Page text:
R 1323/2008-3BoA Decision of 14 October 2009 ‘Personnageassis’Informed user BoA decision: • There is a difference of the expression on the figures’ faces, but it is one that has little adverse effect on the overall impression produced by the two designs on the informed user. In the opinion of the Board, the overall impression is generated more by the way in which a figure and the latter’s general features are represented than by facial expression, which is very variable: the same figure may perfectly easily have a calm expression and, shortly afterwards, an angry expression. It is not the facial expression that will have an impact on the informed user but, as just mentioned, the technical way in which the drawing is depicted and the general appearance of the figure: the single line, the fact that the figure is facing to the right, the rounded drawing, the round, black eyes gazing downwards, the sharply pointed head, and the seated position with one leg bent and the other extended. • Despite the differences that exist between the two designs, the Board finds that the subsequent design does not produce, on the informed user, an overall impression that differs from that produced by the design disclosed earlier.
Case T-513/09 Judgment of 16 December 2010 ‘Personnageassis’Overall impression • The overall impression is to a large extend determined by the figure’s facial expression • The figure’s facial expression constitute a fundamental characteristic which will be kept in memory by the informed user • That expression, together with the position of the body giving the impression of certain degree of irritation by its leaning out at front will lead the informed user to identify the earlier design invoked in support of the application for invalidity, as of an agitated person, which he will retain in his memory after visualising that design. On the other hand, the global impression created by the contested design is not characterised by the manifestation of a sentiment of any kind, whether in the facial expression or in the position of the body that is inclined backwards • The difference in the facial expression will be apparent to the young persons buying T-shirts and caps. It will be more important to children using stickers to personalise objects, who are more disposed to paying greater attention to thefeelings expressed by characters on such stickers • The facial expression combined with the different position of the body are sufficient for creating a different overall impression on the informed user • BoA’s decision annulled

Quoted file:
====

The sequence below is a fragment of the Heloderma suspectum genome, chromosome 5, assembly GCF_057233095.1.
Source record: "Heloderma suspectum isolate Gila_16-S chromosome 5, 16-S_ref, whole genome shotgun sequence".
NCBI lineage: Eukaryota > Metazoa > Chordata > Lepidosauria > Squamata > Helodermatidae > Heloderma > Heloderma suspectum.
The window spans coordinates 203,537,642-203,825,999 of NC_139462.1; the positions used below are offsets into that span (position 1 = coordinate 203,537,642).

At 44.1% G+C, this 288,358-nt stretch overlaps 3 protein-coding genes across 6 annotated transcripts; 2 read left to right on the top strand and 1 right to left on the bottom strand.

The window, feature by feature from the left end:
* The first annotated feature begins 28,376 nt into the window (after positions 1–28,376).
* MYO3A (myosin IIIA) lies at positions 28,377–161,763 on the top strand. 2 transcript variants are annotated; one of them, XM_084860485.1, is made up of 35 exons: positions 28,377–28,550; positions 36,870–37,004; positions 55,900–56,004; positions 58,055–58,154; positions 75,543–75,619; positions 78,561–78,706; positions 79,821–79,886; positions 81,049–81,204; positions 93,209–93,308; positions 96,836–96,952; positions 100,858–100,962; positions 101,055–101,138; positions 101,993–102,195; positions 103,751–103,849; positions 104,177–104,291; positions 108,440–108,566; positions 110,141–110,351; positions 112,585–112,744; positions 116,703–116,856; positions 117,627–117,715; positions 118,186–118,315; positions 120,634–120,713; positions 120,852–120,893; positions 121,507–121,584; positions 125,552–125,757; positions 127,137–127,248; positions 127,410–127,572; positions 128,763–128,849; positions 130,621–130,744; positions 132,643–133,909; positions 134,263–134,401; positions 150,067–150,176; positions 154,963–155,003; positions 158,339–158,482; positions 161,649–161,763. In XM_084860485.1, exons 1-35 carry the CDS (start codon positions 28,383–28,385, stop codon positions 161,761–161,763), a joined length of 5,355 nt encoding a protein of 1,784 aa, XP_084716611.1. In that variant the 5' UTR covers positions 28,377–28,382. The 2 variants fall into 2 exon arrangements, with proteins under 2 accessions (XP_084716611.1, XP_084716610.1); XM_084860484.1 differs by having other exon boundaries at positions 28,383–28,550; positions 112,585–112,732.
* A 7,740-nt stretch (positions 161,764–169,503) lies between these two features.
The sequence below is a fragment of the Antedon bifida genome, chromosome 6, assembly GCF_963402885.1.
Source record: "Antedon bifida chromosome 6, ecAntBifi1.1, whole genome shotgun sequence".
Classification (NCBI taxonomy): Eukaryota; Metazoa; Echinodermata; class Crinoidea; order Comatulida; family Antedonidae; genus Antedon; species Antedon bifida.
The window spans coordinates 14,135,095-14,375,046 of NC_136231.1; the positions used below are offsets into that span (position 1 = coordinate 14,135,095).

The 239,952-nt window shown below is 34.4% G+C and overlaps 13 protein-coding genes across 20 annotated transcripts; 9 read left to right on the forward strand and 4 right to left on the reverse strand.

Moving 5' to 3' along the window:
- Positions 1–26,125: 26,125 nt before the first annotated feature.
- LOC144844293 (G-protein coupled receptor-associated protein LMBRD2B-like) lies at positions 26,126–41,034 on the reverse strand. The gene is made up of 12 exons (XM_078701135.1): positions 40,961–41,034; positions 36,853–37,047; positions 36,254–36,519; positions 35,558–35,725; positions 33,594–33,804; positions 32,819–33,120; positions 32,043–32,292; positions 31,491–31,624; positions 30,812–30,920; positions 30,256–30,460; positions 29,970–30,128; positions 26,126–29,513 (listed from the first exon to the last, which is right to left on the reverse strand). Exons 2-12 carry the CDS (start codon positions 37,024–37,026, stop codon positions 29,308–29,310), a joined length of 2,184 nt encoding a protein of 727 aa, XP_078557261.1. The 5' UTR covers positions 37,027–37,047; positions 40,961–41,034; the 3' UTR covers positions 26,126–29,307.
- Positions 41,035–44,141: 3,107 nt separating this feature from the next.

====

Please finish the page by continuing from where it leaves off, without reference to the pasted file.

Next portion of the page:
Recent case law on designs GC judgment of 13 November 2012 Cases T-83/11 & T-84/11 Invalidity proceedings – Individual character – Informed user – Overall impression
Recent case law on designs Cases T-83/11 & T-84/11 BoA’s decision of 2 November 2010 in Cases R 1451 & 1452/2009-3 RCD No 000 593 959-0001 Filing date: 25 September 2006 Products: ‘Radiators for heating’ Invalidity application No ICD 5312 German design No 5 contained within multiple registration No 40 110 481.8 Published: 10 September 2002
Recent case law on designs Cases T-83/11 & 84/11 Cancellation Division’s finding: The designs under comparison are identical owing to the presence in both designs of the same construction details (rectangular pipes, cylindrical collectors, spaces between the pipes), and that the ‘differences [are] so minimal that they can be qualified as immaterial’ (lack of novelty). BoA’s finding: The differences emphasised by the owner relating to (i) the ratio between the frontal size and lateral size of the pipes, (ii) the ratio between the frontal dimension of the pipes and the dimension of the space between one pipe and the next, and (iii) the ratio between collector diameter and pipe depth, even when taken altogether, cannot be considered ‘significant’ enough, in the eyes of an informed user, to change the overall impression produced by the two designs (lack of individual character).
Recent case law on designs Cases T-83/11 & 84/11 GC’s finding: BoA failed to take into consideration the factor of ‘density (saturation) of the sate of art’ (saturation, encombrement de l’état de l’art), whichis relevant for the evaluation of the degree of attention of the informed user and the perception by it of the differences between the designs in question.